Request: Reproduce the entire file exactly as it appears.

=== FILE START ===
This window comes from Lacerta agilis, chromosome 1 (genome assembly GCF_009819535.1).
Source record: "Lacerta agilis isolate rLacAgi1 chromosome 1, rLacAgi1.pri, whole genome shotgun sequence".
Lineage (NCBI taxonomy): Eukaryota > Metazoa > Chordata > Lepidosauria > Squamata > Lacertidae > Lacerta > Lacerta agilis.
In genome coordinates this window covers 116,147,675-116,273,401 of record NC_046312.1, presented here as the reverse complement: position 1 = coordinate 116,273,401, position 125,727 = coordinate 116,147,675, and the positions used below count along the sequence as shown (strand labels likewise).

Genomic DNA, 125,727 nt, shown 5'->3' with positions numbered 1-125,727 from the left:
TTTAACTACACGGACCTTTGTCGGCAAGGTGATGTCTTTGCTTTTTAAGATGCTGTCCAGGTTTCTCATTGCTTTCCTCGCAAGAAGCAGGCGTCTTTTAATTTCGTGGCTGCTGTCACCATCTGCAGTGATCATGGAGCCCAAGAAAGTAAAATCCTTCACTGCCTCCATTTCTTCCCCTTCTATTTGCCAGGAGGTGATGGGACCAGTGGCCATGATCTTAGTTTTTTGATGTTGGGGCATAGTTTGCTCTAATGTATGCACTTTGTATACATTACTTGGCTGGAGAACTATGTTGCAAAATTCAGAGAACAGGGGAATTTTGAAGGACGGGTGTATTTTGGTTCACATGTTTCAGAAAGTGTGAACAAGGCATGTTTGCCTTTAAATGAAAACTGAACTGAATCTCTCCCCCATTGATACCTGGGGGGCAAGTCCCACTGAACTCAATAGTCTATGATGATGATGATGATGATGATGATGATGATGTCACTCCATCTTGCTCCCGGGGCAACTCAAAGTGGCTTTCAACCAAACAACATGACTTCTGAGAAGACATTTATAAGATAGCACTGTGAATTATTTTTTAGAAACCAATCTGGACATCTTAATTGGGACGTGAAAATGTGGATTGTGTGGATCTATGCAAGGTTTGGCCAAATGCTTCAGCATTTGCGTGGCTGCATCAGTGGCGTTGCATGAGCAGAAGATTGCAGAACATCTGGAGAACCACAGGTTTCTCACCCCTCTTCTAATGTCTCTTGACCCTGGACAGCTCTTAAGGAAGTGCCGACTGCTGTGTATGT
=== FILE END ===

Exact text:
This window comes from Lacerta agilis, chromosome 1 (genome assembly GCF_009819535.1).
Source record: "Lacerta agilis isolate rLacAgi1 chromosome 1, rLacAgi1.pri, whole genome shotgun sequence".
Lineage (NCBI taxonomy): Eukaryota > Metazoa > Chordata > Lepidosauria > Squamata > Lacertidae > Lacerta > Lacerta agilis.
In genome coordinates this window covers 116,147,675-116,273,401 of record NC_046312.1, presented here as the reverse complement: position 1 = coordinate 116,273,401, position 125,727 = coordinate 116,147,675, and the positions used below count along the sequence as shown (strand labels likewise).

Genomic DNA, 125,727 nt, shown 5'->3' with positions numbered 1-125,727 from the left:
TTTAACTACACGGACCTTTGTCGGCAAGGTGATGTCTTTGCTTTTTAAGATGCTGTCCAGGTTTCTCATTGCTTTCCTCGCAAGAAGCAGGCGTCTTTTAATTTCGTGGCTGCTGTCACCATCTGCAGTGATCATGGAGCCCAAGAAAGTAAAATCCTTCACTGCCTCCATTTCTTCCCCTTCTATTTGCCAGGAGGTGATGGGACCAGTGGCCATGATCTTAGTTTTTTGATGTTGGGGCATAGTTTGCTCTAATGTATGCACTTTGTATACATTACTTGGCTGGAGAACTATGTTGCAAAATTCAGAGAACAGGGGAATTTTGAAGGACGGGTGTATTTTGGTTCACATGTTTCAGAAAGTGTGAACAAGGCATGTTTGCCTTTAAATGAAAACTGAACTGAATCTCTCCCCCATTGATACCTGGGGGGCAAGTCCCACTGAACTCAATAGTCTATGATGATGATGATGATGATGATGATGATGATGTCACTCCATCTTGCTCCCGGGGCAACTCAAAGTGGCTTTCAACCAAACAACATGACTTCTGAGAAGACATTTATAAGATAGCACTGTGAATTATTTTTTAGAAACCAATCTGGACATCTTAATTGGGACGTGAAAATGTGGATTGTGTGGATCTATGCAAGGTTTGGCCAAATGCTTCAGCATTTGCGTGGCTGCATCAGTGGCGTTGCATGAGCAGAAGATTGCAGAACATCTGGAGAACCACAGGTTTCTCACCCCTCTTCTAATGTCTCTTGACCCTGGACAGCTCTTAAGGAAGTGCCGACTGCTGTGTATGT